Wall Street's main indexes sank deeper into a bear market on Tuesday as an early rally in stocks faltered after Federal Reserve policymakers advocated more interest rate hikes even at the risk of slowing economic growth.
The benchmark S&P 500 erased gains of up to 1.7% by early afternoon trading to hit lows last seen in late November 2020, leaving investors worrying about how much further stocks would have to fall before stabilizing.
St. Louis Fed President James Bullard made a case for more rate hikes, while Chicago Fed President Charles Evans said the central bank will need to raise rates by at least another percentage point this year.
Analysts at Wells Fargo now see the U.S. central bank taking its target range for the Fed funds rate to 4.75%-5.00% by the first quarter of 2023.
"It's just a continuation of Jerome Powell's digging in and trying to really let markets, investors and the world know that we are going to have to continue to hike rates to get this inflation story that still remains unchecked... it'll be interesting to see if markets end in the red today," said Brandon Pizzurro, director of public investments at GuideStone Capital Management.
Pizzurro also warned of more pain for equities and said, "the worst is ahead of us and not behind us."
Most S&P 500 sector indexes turned lower, with the energy sector clinging to gains of 1.19%.
Rate-sensitive shares including Amazon.com Inc, Apple Inc, Microsoft Corp, Meta Platforms Inc (META.O) and Tesla Inc (TSLA.O), shed early gains.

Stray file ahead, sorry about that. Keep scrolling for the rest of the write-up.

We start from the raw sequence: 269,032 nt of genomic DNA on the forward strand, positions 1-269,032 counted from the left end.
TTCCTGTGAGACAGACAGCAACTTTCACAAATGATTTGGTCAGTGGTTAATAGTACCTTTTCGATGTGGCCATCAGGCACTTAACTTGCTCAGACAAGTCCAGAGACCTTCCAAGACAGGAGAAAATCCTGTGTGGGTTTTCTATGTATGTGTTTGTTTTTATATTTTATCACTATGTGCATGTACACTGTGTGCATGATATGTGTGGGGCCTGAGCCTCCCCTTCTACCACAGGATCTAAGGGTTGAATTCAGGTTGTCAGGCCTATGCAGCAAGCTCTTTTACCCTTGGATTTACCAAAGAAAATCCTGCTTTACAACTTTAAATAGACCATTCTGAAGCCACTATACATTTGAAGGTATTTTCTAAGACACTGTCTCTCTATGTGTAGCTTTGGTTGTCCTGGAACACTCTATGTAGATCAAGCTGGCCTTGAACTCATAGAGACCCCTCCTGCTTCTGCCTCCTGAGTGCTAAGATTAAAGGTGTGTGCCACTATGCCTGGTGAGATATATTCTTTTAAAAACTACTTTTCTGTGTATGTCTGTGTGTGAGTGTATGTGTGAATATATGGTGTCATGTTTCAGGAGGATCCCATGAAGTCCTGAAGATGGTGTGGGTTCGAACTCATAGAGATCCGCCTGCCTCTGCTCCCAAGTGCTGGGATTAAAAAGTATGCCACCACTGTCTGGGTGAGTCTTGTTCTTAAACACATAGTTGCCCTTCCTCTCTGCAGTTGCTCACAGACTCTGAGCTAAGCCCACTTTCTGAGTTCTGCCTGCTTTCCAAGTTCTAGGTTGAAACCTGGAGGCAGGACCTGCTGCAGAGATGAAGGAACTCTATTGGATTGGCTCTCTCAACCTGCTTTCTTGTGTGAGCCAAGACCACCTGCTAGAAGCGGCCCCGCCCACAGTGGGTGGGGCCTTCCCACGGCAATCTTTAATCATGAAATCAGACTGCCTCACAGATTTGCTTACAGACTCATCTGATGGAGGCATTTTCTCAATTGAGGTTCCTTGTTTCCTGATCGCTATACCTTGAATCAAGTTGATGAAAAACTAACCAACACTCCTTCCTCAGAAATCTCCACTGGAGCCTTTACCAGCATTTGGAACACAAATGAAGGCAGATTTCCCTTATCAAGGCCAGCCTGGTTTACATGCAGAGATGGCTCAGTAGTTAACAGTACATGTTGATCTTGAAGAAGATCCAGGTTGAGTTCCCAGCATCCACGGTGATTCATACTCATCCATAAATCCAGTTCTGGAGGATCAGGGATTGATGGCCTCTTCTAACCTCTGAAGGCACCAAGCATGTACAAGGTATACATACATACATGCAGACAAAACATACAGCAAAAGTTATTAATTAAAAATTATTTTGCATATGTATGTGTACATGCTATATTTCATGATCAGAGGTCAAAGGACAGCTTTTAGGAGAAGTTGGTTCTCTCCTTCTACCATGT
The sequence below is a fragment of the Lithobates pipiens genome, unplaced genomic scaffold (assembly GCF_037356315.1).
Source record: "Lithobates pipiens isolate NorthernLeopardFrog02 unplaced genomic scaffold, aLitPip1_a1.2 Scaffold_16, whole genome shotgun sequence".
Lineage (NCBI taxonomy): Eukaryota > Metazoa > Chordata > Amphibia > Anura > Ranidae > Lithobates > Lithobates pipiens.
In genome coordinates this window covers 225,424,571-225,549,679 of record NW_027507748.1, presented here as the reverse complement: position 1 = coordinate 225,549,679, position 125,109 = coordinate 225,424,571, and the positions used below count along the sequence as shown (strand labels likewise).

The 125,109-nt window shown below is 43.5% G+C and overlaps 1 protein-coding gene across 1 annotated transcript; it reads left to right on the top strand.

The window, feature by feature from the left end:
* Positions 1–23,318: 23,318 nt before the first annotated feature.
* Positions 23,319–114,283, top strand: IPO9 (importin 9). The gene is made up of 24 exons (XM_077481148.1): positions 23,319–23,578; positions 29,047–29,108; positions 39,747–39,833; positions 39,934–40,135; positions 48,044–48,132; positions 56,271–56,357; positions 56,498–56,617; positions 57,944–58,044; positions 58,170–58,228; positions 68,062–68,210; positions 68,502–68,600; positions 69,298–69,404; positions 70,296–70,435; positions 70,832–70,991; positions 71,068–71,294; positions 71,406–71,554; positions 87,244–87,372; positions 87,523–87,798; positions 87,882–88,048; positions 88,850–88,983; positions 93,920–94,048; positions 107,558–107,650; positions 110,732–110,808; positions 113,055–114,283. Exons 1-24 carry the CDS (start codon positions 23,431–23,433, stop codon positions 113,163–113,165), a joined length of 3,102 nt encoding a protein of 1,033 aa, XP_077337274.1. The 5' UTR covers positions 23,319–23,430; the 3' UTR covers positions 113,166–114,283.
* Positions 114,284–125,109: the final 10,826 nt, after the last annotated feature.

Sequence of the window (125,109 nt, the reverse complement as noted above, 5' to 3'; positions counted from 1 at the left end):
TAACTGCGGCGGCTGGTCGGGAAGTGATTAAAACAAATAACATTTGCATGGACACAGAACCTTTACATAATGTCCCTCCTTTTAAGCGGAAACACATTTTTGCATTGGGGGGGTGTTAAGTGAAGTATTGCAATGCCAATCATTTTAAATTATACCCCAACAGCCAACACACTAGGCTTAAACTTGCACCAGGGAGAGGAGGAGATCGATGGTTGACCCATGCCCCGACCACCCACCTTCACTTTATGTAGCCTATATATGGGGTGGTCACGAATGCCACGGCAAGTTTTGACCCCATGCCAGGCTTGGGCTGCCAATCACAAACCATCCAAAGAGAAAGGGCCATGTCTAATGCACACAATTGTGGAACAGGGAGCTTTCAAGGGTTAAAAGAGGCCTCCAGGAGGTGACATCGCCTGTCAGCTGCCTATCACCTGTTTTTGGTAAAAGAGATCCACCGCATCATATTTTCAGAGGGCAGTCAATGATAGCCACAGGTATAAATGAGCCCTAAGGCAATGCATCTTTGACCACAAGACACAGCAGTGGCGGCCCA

The benchmark U.S. 10-year Treasury yield touched its highest level in more than 12 years amid hawkish comments from Fed officials.
At 12:31 p.m. ET, the Dow Jones Industrial Average was down 164.66 points, or 0.56%, at 29,096.15, the S&P 500 (.SPX) was down 17.49 points, or 0.48%, at 3,637.55, and the Nasdaq Composite was down 21.24 points, or 0.20%, at 10,781.68.
Concerns about corporate profits taking a hit from soaring prices, an economic downturn and higher interest rates have roiled Wall Street in the past two weeks.
Analysts have cut their S&P 500 earnings expectations for the third and fourth quarters and for the full year. For the third quarter, profit for S&P 500 companies are seen rising just 4.6% year-over-year compared with the 11.1% growth expected at the start of July.
Declining issues outnumbered advancers for a 1.29-to-1 ratio on the NYSE. Advancing issues outnumbered decliners by a 1.01-to-1 ratio on the Nasdaq.The S&P index recorded no new 52-week high and 113 new lows, while the Nasdaq recorded 24 new highs and 323 new lows.